Hancock Shaker Village: All This And Ice Cream Too?
They may have had odd views about how to keep the human race going (essentially: leave that messy task to earthbound wretches), but apart from that, the Shakers were an exemplary lot, and not just because of their famously prescient taste and high standards of craftsmanship. They provided safe haven to mainstream society’s forgotten souls—people of color; unmarried, abandoned, or widowed women; effeminate men; orphans; the bankrupt—asking only that those joining the fold abstain from sex and diligently use their God-given gifts on behalf of one and all. In exchange, the faithful were provided with a level of security and quality of life, including education, enjoyed in those days only by the elites. Abstinence? Small sacrifice.
Especially, with SoCo ice cream as consolation. Not that the Shakers had it (though they did eat exceptionally well), but today’s pilgrims to Hancock Shaker Village now can, thanks to this season’s latest wrinkle, a SoCo Creamery scoop shop set up in the 1910 barn. This island of creamy, not-too-sweet solace is not, as one might expect, near the entrance, where the Village’s pleasant cafe and gift shop are. It is out there in the midst of the village, where the going gets hot.
For nearly two decades, SoCo Creamery on Railroad Street in the center of Great Barrington has been where first-time visitors to the town have tended to go to get their bearings. That Danny Mazurky’s ice cream keeps them coming back again and again helps explain the lines out the door in high season. For a long time, the Railroad Street shop was the only outlet for SoCo (short for South County). Now devotees can find it throughout the region at specialty food stores, such as Guido’s and the Old Chatham Country Store. More recently still, production at SoCo’s Main Street facility has revved up in order to supply stores and restaurants throughout Massachusetts, New York, New Jersey, Connecticut, and Rhode Island. “Still, it’s never mass produced,” Mazurksy assures us. “Small-batch production allows us to customize flavors for chefs who want something seasonal or wildly exotic.”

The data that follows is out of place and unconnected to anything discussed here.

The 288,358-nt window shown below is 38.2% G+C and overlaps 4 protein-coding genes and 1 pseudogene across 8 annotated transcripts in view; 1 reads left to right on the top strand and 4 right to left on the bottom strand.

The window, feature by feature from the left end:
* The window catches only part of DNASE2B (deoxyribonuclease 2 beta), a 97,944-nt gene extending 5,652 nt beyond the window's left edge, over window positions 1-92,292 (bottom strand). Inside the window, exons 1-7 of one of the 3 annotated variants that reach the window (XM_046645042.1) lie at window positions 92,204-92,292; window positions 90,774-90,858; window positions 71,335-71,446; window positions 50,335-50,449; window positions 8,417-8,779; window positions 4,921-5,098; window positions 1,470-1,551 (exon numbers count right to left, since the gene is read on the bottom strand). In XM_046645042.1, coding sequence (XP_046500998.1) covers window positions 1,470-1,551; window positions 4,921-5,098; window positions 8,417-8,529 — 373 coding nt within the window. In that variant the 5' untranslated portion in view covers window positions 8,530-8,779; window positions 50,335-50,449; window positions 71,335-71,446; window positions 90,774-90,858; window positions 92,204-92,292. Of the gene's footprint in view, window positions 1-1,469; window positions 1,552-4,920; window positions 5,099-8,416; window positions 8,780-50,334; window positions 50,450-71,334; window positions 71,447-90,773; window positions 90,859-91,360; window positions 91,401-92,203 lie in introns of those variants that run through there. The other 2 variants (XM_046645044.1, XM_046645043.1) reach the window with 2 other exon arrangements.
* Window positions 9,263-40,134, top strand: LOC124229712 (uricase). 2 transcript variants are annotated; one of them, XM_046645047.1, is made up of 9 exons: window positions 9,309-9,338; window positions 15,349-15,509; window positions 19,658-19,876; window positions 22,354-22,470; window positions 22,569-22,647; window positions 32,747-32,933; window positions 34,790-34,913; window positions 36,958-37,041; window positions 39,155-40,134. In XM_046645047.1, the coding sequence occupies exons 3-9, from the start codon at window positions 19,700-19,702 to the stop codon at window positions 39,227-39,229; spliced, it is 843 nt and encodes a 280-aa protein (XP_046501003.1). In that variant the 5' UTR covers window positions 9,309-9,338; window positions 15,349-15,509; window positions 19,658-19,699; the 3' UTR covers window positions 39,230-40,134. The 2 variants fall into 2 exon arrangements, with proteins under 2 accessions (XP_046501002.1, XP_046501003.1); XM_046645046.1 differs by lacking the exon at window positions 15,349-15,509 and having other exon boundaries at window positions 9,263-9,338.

Such as Dirty Chocolate, so named because the creamery workers who whip up those small batches find it impossible to do so without getting truffle-y goo all over themselves. Parents bringing little ones to the Village’s behind-the-scenes baby animal tour (April 16 - May 8), beware.
Hancock Shaker Village
Route 20, just west of Route 41
10 a.m. - 4 p.m.
members/free; adults/$17; 13 - 17/$8; 7 - 12/$4; under 7/free
5 Railroad Street